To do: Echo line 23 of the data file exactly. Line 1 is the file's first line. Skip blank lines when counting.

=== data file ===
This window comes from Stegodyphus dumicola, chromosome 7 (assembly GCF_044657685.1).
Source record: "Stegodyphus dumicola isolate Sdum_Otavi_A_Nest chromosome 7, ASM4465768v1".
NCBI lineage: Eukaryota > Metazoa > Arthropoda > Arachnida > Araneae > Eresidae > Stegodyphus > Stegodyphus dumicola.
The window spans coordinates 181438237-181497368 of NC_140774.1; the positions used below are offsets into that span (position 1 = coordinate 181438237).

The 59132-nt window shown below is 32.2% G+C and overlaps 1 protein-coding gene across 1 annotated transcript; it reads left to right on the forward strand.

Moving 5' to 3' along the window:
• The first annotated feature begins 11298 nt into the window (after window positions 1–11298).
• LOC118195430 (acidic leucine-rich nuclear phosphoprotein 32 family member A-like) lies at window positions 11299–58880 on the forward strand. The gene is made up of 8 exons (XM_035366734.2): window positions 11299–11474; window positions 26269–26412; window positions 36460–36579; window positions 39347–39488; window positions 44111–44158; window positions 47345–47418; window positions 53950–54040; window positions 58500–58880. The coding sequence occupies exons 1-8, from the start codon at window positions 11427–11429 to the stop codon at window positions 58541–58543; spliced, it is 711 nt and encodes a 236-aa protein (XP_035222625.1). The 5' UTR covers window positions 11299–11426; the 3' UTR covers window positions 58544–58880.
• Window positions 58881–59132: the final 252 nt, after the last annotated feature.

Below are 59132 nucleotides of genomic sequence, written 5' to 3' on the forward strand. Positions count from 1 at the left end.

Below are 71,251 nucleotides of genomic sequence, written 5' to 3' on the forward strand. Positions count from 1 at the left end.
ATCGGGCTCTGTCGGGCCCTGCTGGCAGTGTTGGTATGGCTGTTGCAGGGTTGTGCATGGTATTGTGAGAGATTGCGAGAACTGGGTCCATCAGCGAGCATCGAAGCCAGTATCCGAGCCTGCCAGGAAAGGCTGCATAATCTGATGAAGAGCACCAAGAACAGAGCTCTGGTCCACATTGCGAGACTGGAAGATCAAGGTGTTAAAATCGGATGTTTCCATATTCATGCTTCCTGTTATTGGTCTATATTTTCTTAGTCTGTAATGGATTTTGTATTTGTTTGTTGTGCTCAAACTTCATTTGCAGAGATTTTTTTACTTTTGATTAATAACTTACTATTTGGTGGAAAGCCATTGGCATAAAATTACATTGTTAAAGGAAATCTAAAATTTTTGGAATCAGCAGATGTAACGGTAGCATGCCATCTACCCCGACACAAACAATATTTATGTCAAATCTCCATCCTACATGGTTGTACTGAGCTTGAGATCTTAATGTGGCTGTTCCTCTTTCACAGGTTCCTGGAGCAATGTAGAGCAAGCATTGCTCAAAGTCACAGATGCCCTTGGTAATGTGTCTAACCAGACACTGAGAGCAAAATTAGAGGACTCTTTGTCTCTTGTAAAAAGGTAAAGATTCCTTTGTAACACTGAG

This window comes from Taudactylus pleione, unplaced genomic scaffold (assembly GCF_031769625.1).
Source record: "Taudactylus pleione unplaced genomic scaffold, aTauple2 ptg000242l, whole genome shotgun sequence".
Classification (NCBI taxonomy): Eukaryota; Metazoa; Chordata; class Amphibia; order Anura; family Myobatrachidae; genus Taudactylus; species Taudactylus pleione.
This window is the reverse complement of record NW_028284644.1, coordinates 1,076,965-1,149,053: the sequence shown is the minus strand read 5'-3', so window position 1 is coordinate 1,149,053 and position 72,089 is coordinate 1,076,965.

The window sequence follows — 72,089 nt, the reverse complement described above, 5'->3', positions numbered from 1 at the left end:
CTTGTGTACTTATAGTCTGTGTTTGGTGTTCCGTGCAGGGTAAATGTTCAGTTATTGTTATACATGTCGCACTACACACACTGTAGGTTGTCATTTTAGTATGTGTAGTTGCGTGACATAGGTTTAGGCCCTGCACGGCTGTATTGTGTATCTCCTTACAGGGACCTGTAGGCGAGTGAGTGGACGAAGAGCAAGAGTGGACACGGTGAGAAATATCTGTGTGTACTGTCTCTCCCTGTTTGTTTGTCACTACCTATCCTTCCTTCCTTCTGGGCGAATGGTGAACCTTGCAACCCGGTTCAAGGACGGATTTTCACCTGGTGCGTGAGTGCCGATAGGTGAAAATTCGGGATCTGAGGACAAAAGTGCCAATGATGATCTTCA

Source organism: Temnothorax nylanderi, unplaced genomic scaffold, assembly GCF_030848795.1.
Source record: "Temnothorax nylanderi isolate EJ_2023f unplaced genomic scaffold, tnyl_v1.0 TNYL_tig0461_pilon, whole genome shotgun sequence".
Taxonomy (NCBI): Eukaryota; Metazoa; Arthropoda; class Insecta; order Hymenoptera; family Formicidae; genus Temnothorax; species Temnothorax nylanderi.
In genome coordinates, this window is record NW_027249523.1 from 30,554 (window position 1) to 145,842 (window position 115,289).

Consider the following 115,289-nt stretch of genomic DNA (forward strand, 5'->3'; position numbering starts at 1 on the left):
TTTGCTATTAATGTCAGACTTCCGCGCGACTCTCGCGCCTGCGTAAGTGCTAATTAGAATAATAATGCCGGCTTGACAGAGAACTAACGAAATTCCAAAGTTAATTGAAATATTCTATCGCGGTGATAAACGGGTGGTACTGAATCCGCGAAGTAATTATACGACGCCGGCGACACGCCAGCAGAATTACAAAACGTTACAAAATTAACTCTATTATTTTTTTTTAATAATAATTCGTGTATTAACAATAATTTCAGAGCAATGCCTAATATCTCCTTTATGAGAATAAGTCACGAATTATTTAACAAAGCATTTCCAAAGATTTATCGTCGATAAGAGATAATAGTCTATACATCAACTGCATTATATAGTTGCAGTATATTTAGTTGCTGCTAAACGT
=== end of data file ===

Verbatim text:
Consider the following 115,289-nt stretch of genomic DNA (forward strand, 5'->3'; position numbering starts at 1 on the left):